Materials: polyethylene terephthalate
iPad compatibility: iPad Pro, iPad Air, iPad, iPad Mini
Paperlike offers a subtle surface texture that can enhance the sensory experience of drawing or writing on a tablet, making it easier to get used to. It adds a helpful dimension to creating other than just hand/eye coordination.
Although marketed as a screen protector, Paperlike is specifically aimed at iPad users who draw and write, offering that tactile pen-to-paper experience otherwise missing with an iPad’s glossy screen. This weakness of the iPad is evident in the fact that the many other drawing tablets and pen displays made for and used by artists and designers feature a matte surface, or an anti-glare, textured screen cover.
The kind of surface is undoubtedly a preferred feature as it not only feels good but also helps you retain a level of control and accuracy. If your focus is on screen protection only, have a look at our list of alternative screen protectors.
Paperlike review: Design
In the pleasingly packaged Paperlike kit, you get two Paperlike screen protectors, a beautifully created postcard and welcome note with links, and a small envelope with all the installation tools you need. The installation video is detailed, clear, and made the installation incredibly easy. Followed carefully, you shouldn't end up with any of those pesky air bubbles.
The transition from a glossy screen to a matte finish immediately makes a good impression, and the anti-glare aspect makes the iPad screen look smarter, straight off the bat. Colour diffusion is ever so slight, and the minute ‘dampening’ of the screen's vibrancy is a small tradeoff for what you gain in terms of tactile quality.
Colour is so minutely affected that I would go as far as to say that the dampening is actually helpful since it makes the screen easier to view for longer periods of time. Any print-makers out there might see a resemblance to the quality of Truegrain drafting film, which was a game-changer back in the day, in terms of recreating a painterly quality for screen-printing. There is definitely an echo of that here.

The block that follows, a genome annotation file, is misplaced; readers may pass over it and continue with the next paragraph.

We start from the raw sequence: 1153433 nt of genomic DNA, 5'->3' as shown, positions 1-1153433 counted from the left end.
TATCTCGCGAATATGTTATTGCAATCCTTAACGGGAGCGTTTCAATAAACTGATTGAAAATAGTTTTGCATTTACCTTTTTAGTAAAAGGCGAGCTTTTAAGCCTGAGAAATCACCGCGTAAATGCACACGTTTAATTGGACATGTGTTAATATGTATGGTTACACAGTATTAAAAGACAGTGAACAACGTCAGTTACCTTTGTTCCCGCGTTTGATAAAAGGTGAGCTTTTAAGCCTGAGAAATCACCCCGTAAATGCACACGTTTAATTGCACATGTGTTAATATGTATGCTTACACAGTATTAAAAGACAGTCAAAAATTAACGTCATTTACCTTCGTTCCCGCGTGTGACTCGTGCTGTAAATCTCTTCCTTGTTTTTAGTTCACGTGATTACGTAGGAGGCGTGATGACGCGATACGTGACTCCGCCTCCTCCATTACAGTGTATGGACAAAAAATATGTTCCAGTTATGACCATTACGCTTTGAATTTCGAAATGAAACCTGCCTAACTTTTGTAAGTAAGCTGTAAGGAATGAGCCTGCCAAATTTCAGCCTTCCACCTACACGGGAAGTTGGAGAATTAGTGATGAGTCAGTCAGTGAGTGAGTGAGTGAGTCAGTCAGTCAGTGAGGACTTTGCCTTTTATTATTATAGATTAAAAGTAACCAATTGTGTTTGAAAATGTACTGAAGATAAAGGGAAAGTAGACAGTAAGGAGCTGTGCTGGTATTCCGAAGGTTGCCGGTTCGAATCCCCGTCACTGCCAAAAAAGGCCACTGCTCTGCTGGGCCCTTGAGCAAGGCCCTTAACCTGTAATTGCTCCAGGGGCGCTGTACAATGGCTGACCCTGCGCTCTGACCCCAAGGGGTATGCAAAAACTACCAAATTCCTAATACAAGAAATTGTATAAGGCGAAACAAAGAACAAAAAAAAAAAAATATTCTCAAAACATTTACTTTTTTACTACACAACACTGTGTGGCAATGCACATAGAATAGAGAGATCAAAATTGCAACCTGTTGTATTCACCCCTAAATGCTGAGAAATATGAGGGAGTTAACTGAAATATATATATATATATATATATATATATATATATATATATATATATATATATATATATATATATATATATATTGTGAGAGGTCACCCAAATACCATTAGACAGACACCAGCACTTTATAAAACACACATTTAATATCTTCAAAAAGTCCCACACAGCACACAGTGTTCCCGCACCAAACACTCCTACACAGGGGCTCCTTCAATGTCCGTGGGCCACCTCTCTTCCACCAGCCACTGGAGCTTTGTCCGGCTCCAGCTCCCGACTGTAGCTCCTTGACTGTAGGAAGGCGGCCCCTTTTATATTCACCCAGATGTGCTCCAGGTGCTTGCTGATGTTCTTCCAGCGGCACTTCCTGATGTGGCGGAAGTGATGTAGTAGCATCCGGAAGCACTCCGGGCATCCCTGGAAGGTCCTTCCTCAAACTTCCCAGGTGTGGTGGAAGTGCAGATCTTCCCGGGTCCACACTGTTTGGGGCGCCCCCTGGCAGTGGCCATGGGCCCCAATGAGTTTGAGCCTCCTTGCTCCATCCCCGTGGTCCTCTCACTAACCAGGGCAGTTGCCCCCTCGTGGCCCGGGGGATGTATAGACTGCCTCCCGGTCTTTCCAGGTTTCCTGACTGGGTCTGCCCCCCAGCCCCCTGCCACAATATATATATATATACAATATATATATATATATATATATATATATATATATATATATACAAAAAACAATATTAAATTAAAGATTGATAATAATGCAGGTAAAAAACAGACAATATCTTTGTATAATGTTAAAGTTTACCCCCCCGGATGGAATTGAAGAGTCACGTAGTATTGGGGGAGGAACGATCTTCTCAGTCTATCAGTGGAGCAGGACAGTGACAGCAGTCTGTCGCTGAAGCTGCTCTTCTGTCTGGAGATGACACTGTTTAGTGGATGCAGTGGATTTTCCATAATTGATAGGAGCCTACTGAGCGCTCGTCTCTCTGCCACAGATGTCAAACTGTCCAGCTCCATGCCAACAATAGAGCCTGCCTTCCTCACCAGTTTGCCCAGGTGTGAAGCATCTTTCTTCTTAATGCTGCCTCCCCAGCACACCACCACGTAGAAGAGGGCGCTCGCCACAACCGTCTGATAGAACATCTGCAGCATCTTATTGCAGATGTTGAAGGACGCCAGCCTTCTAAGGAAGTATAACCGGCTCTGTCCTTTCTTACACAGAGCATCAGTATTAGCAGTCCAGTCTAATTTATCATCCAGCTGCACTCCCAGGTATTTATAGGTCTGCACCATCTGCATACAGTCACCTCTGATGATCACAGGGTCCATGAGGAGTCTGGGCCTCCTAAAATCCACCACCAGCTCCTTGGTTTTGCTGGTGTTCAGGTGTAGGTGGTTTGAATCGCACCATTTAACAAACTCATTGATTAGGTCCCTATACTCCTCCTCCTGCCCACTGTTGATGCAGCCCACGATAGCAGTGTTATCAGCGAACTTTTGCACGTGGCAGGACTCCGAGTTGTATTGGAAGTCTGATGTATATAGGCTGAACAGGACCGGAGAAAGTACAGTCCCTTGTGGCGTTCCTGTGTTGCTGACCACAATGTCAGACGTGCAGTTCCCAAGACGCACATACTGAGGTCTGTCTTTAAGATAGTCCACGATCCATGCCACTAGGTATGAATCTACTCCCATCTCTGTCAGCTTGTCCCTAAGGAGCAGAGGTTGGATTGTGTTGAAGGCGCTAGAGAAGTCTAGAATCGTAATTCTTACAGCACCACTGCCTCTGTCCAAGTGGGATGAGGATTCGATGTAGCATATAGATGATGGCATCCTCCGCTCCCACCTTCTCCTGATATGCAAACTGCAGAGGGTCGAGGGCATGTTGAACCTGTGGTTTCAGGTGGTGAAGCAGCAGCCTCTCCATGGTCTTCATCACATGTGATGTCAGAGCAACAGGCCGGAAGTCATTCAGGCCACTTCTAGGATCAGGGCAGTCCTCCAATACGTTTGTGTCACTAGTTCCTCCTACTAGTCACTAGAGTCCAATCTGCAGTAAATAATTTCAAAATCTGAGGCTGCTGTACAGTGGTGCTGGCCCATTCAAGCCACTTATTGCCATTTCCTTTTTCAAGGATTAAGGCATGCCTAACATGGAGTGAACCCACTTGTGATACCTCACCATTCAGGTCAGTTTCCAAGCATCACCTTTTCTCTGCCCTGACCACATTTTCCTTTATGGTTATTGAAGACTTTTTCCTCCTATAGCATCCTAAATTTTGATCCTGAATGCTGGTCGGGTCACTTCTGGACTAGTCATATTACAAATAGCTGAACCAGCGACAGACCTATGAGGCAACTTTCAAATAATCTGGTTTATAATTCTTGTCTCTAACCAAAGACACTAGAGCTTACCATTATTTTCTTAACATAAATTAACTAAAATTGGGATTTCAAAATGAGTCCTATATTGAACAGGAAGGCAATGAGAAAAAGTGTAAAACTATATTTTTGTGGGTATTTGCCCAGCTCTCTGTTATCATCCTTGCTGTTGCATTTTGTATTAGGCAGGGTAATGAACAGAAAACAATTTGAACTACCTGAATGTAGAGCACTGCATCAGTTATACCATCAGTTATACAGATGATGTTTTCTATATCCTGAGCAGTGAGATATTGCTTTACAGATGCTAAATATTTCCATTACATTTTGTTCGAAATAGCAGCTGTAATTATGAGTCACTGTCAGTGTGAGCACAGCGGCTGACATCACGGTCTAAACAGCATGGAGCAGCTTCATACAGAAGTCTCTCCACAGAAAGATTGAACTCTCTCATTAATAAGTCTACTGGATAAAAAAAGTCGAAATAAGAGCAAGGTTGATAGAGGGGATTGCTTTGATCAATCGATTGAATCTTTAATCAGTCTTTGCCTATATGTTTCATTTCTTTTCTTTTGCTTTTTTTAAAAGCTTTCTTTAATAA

Paperlike review: Experience
The iPad’s glossy screen isn’t a huge hindrance for drawing or writing on. It by no means stops anyone making or creating, but after trying a fair few drawing tablets, and pen displays made for the act of drawing, the textured surface they tend to have always wins hands down in terms of drawing experience. Opening up Procreate to see how Paperlike’s screen protector fared in this respect, I was quickly rewarded with the newly textured surface and how great it felt to work on.
Paperlike’s texture is neither too textured nor too subtle - taking into account an iPad’s multiple functions, i.e more than a drawing or note-taking tool, it is what you might term a ‘happy medium.’ Likewise when opening up Notes to try out writing. Before, writing on an iPad was ok, but the Paperlike texture was almost like an upgrade. Writing suddenly became easier, less slidey, and more controlled.
I've heard from other reviewers that Paperlike is easily scratched, but after using it for around two weeks worth of drawing and note-taking on a daily basis, I haven't noticed any as yet. Yes there are very subtle signs of fingerprints and smudges, but these are easily cleaned off using a dampened cloth.
In regards to length of use, scratches, and the surface eroding the tip of your apple pencil, it begs the question - How heavy-handed are you? Having used numerous drawing tablets, with a more noticeable grained texture, I find pen nibs tend to last around 3-6 months depending on how regular I use them before they need changing. Like any nibs, they will at some point need replacing. The same goes for the screen protector itself. If it has at least a 6-month life span, then the cost should even itself out.
Paperlike review: Price & should you buy it?
Priced at $39.99 / £34.00, Paperlike certainly feels like a more premium-priced item, but remember you get two screen protectors and solid support and instruction from the website.
It's a good buy if you use your iPad for the bulk of your creative work as it does add something extra that enhances what is already a fantastic tool for creatives (see our round-up of the best iPad deals if you're looking for an iPad to work on.
While clearly aimed at those who mostly use the iPad as a drawing or writing tool, it doesn’t hinder the rest of your iPad usage in terms of watching, or browsing and the texture is just nice anyway. I found copying text in order to paste it a little disrupted in terms of accurately positioning the cursors with my fingers, but for all things that involve the Apple Pencil, it’s a joy to use.